Central to their approach is the distinction made by the physicist and sciencefiction author Gregory Benford between human-centred thinking and universecentred thinking. Human-centred thinking comes naturally to human beings. “In this world-view, rain exists in order to make crops grow and to provide fresh water for us to drink. The sun is there because it warms our bodies.” From human-centred thinking comes the idea of a ruler of the universe, as well as the idea that the earth and the creatures, the sea and the oil and the forests are somehow there for our benefit. Universe-centred thinking, on the other hand, sees human beings as “just one tiny feature of a vast cosmos, most of which does not function on a human scale or take any notice of what we want”. The universecentred thinker must have what Keats called “negative capability” – the capacity to be in uncertainties, mysteries, doubts, without any irritable reaching after fact and reason. This is hard and invigorating.

The writers discuss creation myths – including a number of myths about cosmic turtles and scientific ideas about origins, including the Big Bang. They discuss the evolution of ideas about evolution, recent thoughts about the relation of RNA to DNA and the idea of the curvature of space. They also consider neural networks and decision theory, and the strong and weak anthropic principles – ideas about how the physical universe is uniquely suited to the existence of human beings.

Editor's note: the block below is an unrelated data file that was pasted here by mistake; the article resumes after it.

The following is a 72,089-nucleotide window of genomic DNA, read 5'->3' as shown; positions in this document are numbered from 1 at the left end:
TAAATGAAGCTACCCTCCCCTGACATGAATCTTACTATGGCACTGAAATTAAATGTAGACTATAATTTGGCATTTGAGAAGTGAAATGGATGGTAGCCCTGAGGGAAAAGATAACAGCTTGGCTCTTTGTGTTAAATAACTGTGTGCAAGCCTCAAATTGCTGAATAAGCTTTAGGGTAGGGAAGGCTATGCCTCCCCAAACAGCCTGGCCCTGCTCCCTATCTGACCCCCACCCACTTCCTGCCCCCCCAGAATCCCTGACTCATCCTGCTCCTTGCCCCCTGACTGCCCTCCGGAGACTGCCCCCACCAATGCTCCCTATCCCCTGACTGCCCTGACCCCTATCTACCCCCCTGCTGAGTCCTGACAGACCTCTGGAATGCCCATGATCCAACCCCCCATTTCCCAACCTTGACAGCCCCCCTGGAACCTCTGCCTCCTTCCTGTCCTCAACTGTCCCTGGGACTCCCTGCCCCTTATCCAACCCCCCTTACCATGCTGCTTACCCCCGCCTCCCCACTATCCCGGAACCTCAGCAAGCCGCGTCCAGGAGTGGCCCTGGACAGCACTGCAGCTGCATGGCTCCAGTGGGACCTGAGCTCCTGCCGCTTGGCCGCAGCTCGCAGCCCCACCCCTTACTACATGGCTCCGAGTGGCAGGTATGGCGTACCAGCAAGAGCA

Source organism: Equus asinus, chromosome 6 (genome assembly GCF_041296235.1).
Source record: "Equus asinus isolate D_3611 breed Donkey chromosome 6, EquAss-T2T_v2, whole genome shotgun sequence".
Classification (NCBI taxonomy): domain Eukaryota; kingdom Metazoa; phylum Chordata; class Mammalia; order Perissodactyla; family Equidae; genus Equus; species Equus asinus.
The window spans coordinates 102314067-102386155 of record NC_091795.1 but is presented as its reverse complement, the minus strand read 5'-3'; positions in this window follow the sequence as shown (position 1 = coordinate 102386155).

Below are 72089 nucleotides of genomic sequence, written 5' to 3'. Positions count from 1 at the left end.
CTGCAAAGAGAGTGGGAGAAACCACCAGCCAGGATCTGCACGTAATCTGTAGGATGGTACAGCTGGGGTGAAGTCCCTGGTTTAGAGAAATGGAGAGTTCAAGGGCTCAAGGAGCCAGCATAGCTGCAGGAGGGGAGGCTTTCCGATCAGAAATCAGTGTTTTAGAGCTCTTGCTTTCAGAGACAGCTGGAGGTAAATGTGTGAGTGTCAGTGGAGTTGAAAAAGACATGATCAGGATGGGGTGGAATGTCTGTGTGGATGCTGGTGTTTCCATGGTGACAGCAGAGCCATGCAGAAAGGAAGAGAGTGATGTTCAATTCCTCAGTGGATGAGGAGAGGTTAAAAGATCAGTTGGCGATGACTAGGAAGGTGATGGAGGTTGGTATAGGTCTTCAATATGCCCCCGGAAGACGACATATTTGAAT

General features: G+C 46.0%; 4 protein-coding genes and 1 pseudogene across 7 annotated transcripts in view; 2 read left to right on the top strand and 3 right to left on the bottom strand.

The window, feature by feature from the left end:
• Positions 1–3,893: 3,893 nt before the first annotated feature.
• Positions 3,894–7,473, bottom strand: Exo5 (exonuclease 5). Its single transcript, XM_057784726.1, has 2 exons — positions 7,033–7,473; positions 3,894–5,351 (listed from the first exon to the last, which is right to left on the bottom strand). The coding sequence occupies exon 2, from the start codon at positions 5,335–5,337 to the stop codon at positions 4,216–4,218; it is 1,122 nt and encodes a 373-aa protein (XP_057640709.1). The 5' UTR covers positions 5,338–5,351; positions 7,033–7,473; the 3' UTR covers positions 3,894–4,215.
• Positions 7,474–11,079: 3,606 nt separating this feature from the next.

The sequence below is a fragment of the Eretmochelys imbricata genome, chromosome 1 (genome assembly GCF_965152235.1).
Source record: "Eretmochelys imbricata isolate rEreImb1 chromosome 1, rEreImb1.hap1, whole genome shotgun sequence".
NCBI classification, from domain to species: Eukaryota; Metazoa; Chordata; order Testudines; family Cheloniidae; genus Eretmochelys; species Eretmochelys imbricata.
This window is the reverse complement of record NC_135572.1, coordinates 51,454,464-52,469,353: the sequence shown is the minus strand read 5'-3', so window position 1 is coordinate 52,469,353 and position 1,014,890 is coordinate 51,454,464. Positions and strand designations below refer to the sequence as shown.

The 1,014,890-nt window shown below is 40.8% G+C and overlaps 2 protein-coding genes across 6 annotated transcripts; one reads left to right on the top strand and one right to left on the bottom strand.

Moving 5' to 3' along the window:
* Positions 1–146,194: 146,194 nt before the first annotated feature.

Pratchett and co also explore the psychology of belief and disbelief. They describe one way of coming to conclusions – the brain taking in new evidence, and fitting it to the knowledge and beliefs it already holds. This is what they call “System 1”, and it includes scientific thinkers as well as people with inherited religious beliefs. There are, they say, scientists who “know” that DNA is the most important part of the system, physicists who “know” that the world is moving towards entropy. “System 2”, on the other hand, is steadily analytical and sceptical – “trying, not always successfully, to ignore inbuilt prejudices”. Karl Popper’s system of “critical rationalism” held that a theory could be considered scientific if, and only if, it was capable of falsification. Stewart and Cohen claim that “scientists actively try to disprove the things they would like to be true”. They use the example of a believer in UFOs who sees disbelief in UFOs as another form of belief. “Zero belief in UFOs”, they point out, is not the same as 100 per cent belief in the non-existence of UFOs. “Zero belief is an absence of belief, not an opposed form of belief.” What they aspire towards and desire is “a disbelief system”. This is exhilarating.